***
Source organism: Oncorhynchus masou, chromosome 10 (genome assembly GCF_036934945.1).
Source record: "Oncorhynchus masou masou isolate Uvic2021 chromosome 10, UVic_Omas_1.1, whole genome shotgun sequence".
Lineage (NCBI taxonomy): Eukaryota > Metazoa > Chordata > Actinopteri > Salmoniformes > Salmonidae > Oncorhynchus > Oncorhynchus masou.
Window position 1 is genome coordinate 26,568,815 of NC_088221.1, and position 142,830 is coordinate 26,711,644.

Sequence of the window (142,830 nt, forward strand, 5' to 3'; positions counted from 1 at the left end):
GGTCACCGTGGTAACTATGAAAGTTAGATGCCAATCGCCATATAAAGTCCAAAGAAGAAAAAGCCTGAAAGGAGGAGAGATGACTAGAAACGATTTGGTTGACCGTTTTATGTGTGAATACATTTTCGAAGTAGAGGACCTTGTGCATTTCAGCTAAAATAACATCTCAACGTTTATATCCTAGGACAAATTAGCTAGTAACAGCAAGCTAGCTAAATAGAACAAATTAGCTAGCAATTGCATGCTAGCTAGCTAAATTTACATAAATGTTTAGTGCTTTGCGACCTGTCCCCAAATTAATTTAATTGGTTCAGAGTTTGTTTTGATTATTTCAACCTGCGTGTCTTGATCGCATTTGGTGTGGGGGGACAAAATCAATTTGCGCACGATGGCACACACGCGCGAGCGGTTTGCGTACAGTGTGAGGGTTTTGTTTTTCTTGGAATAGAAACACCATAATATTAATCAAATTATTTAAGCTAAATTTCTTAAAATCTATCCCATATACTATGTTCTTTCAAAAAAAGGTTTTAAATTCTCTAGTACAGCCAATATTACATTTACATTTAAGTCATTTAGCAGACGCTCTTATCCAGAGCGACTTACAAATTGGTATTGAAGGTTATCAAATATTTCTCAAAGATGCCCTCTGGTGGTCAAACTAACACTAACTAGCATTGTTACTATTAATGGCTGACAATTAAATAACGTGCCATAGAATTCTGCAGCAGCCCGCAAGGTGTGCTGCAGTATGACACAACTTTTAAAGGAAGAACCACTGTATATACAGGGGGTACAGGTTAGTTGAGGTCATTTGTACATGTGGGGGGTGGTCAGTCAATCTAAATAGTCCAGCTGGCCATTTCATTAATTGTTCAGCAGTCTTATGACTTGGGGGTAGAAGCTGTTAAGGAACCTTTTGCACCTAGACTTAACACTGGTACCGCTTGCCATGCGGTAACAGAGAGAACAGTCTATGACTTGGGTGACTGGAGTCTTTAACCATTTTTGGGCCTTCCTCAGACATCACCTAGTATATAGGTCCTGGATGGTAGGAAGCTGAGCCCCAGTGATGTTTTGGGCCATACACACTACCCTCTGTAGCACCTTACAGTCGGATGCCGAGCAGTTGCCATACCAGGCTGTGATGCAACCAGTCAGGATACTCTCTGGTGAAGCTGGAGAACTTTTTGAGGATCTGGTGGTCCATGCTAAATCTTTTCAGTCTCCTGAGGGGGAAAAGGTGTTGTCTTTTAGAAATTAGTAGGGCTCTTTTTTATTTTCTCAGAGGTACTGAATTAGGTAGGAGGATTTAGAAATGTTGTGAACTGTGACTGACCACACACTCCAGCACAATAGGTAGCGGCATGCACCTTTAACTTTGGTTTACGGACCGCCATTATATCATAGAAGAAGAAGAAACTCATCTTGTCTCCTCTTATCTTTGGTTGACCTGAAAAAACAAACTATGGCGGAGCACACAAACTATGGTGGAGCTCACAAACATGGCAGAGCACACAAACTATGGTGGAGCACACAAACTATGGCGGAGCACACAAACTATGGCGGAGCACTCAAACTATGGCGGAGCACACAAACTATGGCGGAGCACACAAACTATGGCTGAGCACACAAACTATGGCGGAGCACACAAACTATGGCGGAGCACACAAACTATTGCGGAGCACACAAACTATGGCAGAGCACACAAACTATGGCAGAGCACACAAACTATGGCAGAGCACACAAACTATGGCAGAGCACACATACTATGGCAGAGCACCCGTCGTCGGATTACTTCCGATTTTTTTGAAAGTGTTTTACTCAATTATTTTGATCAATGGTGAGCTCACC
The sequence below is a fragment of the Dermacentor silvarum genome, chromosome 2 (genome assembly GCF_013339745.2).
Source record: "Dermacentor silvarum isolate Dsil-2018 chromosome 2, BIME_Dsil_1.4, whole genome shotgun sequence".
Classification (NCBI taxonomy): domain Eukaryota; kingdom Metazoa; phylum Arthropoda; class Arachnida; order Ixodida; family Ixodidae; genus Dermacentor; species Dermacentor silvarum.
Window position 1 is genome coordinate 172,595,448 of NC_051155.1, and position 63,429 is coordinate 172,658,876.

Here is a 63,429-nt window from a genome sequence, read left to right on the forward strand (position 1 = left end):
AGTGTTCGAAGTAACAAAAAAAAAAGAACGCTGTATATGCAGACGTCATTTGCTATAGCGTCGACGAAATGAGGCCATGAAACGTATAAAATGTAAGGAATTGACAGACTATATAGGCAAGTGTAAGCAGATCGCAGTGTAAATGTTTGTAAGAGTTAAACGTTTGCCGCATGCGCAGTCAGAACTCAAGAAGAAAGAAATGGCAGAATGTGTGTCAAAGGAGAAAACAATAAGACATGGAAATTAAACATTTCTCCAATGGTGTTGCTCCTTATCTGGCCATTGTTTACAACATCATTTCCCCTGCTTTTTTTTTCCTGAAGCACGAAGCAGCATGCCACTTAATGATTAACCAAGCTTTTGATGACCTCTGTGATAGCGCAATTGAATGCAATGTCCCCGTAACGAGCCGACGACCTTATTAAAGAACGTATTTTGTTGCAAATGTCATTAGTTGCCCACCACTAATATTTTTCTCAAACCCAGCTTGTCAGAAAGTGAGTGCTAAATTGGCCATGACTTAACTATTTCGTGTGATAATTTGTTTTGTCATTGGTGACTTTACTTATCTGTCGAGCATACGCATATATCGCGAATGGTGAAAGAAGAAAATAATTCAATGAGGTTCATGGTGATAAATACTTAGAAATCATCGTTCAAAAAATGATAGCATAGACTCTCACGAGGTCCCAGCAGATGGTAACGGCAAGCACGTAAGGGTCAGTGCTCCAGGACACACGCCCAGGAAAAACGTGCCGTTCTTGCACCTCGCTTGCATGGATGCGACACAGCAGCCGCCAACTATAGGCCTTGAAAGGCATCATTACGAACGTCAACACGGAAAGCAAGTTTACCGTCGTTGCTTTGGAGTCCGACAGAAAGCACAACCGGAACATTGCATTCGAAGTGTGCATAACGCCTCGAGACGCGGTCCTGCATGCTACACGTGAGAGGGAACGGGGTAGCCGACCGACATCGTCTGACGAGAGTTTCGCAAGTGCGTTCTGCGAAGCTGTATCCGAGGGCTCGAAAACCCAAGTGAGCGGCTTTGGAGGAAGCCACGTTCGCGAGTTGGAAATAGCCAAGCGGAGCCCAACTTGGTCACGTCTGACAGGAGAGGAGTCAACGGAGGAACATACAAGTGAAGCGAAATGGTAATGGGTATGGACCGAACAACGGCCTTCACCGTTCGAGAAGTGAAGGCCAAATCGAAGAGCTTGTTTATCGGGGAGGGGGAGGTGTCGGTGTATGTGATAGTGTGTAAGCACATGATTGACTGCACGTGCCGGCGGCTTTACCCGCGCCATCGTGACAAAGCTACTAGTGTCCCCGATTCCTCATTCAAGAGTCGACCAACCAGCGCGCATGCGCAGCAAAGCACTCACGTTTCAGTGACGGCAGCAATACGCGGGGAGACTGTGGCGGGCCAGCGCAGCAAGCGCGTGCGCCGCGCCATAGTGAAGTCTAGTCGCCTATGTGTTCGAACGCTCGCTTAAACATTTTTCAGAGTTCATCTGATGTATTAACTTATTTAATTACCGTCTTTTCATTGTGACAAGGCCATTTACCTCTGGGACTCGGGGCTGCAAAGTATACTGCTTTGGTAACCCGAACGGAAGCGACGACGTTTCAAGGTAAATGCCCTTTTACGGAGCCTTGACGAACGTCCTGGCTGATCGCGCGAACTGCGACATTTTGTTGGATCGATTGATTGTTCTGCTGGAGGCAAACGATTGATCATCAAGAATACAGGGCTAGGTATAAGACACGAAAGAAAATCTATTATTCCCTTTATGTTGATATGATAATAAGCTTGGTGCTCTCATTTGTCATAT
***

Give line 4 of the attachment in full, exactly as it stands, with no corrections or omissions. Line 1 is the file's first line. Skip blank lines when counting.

Window position 1 is genome coordinate 26,568,815 of NC_088221.1, and position 142,830 is coordinate 26,711,644.